All state and local policies that require a certain share of electricity to come from renewable energy resources have contributed to more efficient project development and financing mechanisms, which have supported continued technology cost declines and contributed to a near doubling of renewable energy generation since 2008.
Many communities are switching to clean energy in order to save money, now that the cost calculation is increasingly in favor of renewables over fossil fuels. Additional benefits include local job creation, cleaner air and electricity system resilience due to greater reliance on local energy resources.
Another major motivator is climate change. The electricity sector is responsible for 28 percent of U.S. greenhouse gas emissions, second only to transportation. Decarbonizing the grid also helps to clean up the transportation sector as more vehicles move to electricity as their fuel source.
“The now-constant threat of wildfires, droughts, severe storms and habitat loss driven by climate change signals a crisis we can no longer ignore,” said Carla Peterman, senior vice president of regulatory affairs at investor-owned utility Southern California Edison. “We cannot wait and we should not wait when there are viable solutions to pursue now.”
Prior to joining SCE on October 1, Peterman served as a member of the California Public Utilities Commission, which implements and administers renewable portfolio standard (RPS) compliance rules for California’s retail sellers of electricity. California’s target requires 60 percent of the state’s electricity to come from renewable energy resources by 2030, and all the state's electricity to come from carbon-free resources by 2045.
How CCAs are driving renewable energy deployment
One way California communities are working to meet the state’s ambitious targets is through community-choice aggregation, via which cities and counties can take control of their energy procurement decisions to suit their preferences. Investor-owned utilities no longer purchase energy for these jurisdictions, but they continue to operate the transmission and distribution grid for all electricity users.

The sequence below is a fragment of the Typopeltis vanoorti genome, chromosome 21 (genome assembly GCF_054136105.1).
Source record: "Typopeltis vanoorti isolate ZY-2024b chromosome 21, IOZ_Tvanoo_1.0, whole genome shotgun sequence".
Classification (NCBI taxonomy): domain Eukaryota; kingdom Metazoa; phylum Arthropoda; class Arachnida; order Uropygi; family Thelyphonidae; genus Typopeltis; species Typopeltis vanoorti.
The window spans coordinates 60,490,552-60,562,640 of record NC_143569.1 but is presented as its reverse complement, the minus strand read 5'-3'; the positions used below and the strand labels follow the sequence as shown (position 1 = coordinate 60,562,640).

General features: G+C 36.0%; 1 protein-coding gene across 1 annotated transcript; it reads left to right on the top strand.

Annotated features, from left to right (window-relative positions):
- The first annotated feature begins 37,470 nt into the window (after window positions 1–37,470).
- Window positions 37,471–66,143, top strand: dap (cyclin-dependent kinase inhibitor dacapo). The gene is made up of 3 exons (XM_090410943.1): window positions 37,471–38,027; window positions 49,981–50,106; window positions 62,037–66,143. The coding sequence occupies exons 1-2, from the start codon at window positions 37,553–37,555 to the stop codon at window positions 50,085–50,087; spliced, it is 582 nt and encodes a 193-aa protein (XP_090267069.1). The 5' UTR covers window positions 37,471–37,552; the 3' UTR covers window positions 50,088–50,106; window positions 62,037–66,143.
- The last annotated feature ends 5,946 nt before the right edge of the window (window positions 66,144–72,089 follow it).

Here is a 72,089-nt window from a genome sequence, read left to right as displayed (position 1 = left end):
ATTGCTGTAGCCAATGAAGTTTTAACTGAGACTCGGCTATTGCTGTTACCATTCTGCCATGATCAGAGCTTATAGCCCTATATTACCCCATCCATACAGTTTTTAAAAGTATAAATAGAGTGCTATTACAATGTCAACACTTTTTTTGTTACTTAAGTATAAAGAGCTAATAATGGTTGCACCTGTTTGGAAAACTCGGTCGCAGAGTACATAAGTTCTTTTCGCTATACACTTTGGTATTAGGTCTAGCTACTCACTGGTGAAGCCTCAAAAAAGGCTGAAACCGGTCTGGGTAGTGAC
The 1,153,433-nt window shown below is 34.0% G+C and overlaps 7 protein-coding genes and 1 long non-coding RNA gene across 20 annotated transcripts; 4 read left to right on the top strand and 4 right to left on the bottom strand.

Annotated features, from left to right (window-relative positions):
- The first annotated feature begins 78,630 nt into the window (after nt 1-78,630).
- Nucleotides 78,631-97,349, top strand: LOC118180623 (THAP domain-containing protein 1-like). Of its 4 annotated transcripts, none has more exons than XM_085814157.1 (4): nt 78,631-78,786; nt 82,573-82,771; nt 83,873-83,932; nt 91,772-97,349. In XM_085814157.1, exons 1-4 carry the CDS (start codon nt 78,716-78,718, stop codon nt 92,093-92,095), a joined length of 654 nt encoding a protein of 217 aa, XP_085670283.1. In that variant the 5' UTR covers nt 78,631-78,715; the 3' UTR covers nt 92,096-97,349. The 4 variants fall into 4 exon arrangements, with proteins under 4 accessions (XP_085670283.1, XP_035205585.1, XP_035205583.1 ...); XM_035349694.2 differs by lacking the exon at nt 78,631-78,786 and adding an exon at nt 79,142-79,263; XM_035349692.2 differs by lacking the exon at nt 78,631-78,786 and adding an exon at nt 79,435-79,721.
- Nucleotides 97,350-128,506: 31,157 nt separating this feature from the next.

A second paper released by the Luskin Center for Innovation in recent days examines how community-choice aggregators are affecting levels of renewable energy deployment in California and contributing to the state’s 100 percent target.
The paper finds that 19 CCAs have launched in California since 2010, growing to include more than 160 towns, cities and counties. Of those communities, 64 have a 100 percent renewable or clean energy policy as their default energy program.
Because of these policies, the UCLA paper finds that “CCAs have had both direct and indirect effects that have led to increases in the clean energy sold in excess of the state’s RPS.”
From 2011 to 2018, CCAs directly procured 24 terawatt-hours of RPS-eligible electricity, 11 TWh of which have been voluntary or in excess of RPS compliance, according to the paper.
The formation of CCAs has also had an indirect effect on investor-owned utilities. As customers have left investor-owned utilities to join CCAs, the utilities have been left holding contracts for more renewable energy than they need to comply with California’s clean energy targets. UCLA researchers estimate that this indirect effect of CCA formation has left IOUs holding 13 terawatt-hours in excess of RPS requirements.
The paper concludes that CCAs have helped to accelerate California’s ability to meet state renewable energy targets over the past decade. However, the future contributions of CCAs to the RPS are more uncertain as communities make new power-purchasing decisions and utilities seek to reduce their excess renewable energy contracts.
“CCAs offer a way for communities to put their desire for clean energy into action. They're growing fast in California, one of only eight states where this kind of mechanism is allowed," said UCLA's Kelly Trumbull, an author of the report. "State and federal policies could be reformed to better enable communities to meet local demand for renewable energy.”